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Tuesday, December 24, 2019

2019 Preview/2020 Preview - T. Frohock

Either I read a lot more fiction this year than I have in previous years, or I’m just getting better about keeping up with it. And because the lists are always compiled before the year is officially over, I’m including some books that I finished in December 2018.

My list will be more eclectic than others, primarily because I rarely read in a single genre. Since I write historical fantasy, I also read a lot of non-fiction. The other thing is that 2019 isn’t quite over with yet, so I’d be remiss not to mention three books that I am currently reading and should finish by the end of the year.

Currently reading

I’ve got an ARC of Joel Dane’s Burn Cycle, futuristic military sci-fi, and so far, it’s full of superb action with the interesting set-up of a world and its army run by corporations. I’m also reading The Drowning God by James Kendley—a slow-burn Japanese horror novel that mixes a present day detective with an ancient horror. So far it is creepy and excellent. Finally, I’m reading Bury Me Deep by Megan Abbott—a true story turned historical fiction/mystery, and I’ve reached the can’t-put-it-down stage of the novel.

2019 Favorites

If you read nothing else on this list, get a copy of Mary Soon Lee’s Crowned: the Sign of the Dragon, Book 1. It is an epic tale told in prose, and before you roll your eyes and skip down the list, Soon Lee’s style is absolutely captivating. Four princes, one crown, and they must barter with a dragon for her blessing. Here is the part where the fourth son meets her on the mountain:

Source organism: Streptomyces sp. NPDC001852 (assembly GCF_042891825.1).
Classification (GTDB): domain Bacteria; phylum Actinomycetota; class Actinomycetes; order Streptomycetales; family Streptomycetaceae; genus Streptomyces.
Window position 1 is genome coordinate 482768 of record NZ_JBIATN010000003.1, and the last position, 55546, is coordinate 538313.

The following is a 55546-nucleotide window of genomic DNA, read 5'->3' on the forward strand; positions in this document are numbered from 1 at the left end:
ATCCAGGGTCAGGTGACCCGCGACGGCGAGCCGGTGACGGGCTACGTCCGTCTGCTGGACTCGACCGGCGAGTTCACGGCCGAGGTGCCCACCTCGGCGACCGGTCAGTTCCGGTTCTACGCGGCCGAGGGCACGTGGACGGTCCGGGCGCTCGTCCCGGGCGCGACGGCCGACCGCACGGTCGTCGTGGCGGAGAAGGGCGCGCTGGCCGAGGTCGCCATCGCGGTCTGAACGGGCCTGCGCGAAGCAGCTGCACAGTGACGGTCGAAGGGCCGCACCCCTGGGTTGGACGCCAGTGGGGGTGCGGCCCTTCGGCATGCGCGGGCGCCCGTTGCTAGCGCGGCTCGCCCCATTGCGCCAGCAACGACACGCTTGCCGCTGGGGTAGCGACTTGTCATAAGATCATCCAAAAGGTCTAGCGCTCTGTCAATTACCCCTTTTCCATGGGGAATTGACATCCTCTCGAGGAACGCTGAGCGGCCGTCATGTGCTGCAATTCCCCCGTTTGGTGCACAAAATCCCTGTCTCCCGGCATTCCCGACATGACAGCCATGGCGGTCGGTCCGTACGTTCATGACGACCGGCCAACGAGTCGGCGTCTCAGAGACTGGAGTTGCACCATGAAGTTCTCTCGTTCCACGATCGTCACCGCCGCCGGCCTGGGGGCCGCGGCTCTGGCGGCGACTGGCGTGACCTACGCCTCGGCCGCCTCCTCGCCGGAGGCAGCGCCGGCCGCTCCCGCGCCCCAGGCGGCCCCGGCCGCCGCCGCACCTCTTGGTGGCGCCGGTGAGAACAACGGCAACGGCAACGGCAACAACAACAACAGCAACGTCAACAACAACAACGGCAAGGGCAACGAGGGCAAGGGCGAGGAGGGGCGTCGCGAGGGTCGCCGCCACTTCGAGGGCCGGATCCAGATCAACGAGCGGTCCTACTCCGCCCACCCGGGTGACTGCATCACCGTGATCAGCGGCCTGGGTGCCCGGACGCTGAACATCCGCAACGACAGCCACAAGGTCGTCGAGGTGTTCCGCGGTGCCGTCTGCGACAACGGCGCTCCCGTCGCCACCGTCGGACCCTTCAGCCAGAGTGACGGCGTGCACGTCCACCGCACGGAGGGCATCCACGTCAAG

He fell, pushed himself upright, saw a black cloud speed against the wind.

She landed beside him, her breath ash, snow steaming from her wings.

He knelt, but did not beg, and asked after his brothers.

"One slept. One fought. One pissed himself. They didn't taste like kings."

She laughed. "And you? What will you pay for a crown, little princeling?"

"Nothing. I don't want it." She flamed, and he saw himself reflected

in her scales, a kneeling, shivering boy. "Then why," she asked, "are you here?"

"Because they sent me." He stopped. "No." He was so tired, he couldn't think--

"Because the kingdom needs a king." He struggled to his feet.

"And what will you pay for the crown, little princeling? Gold? Men? A song?"

"My freedom!" he shouted at her. "Well," she said, "that's a start."

And what a start it is. You won’t look back and the book will fly for you as Soon Lee takes you through King Xau’s rule. I keep asking about book 2 and hope to see it published someday. It’s one of the few books that has remained with me throughout the year.

Horror: I went on a horror kick during the fall of 2018 and the winter of 2019. For brevity’s sake, I read several horror novels by women, but the two that stood out the most to me were We Eat Our Own by Kea Wilson, who transfers the reader to a horror film being shot in South America. Inspired by the true story of an Italian horror film that landed the director in court, Wilson shows the reader what happens when Method acting is taken to the extreme.

If you’re looking for something more sublime, I recommend Now You’re One of Us by Asa Nonami. A young woman marries into a family that isn’t all that it seems.

Later in the year, I had the opportunity to read an ARC of John Hornor JacobsA Lush and Seething Hell, which contains the novellas The Sea Dreams It Is the Sky and My Heart Struck Sorrow—both of which blew my mind. Jacobs writes the kind of horror I live for: dark, descriptive, and with subtle twists and turns that lead to surprise endings.

Fantasy: K.D. Edwards’ Tarot Sequence series (The Last Sun and The Hanged Man) is absolutely marvelous! If you love urban fantasy, and even if you don’t, you’ll love Edwards’ vibrant characters and imaginative settings. I know I did. I laughed out loud in places, but Edwards doesn’t allow the snark to overshadow the story or the characters, all of whom have suffered from tragedy. Don’t tell anyone, but I even cried at one scene.

Brightfall by Jaime Lee Moyer is an engrossing retelling of Maid Marion’s adventures and a murder mystery to boot. Moyer stays true to the Robin Hood legend while putting her own unique spin on the story. They’re all older now and much settled down, except something sinister is stalking the Merry Men and leaving them for dead.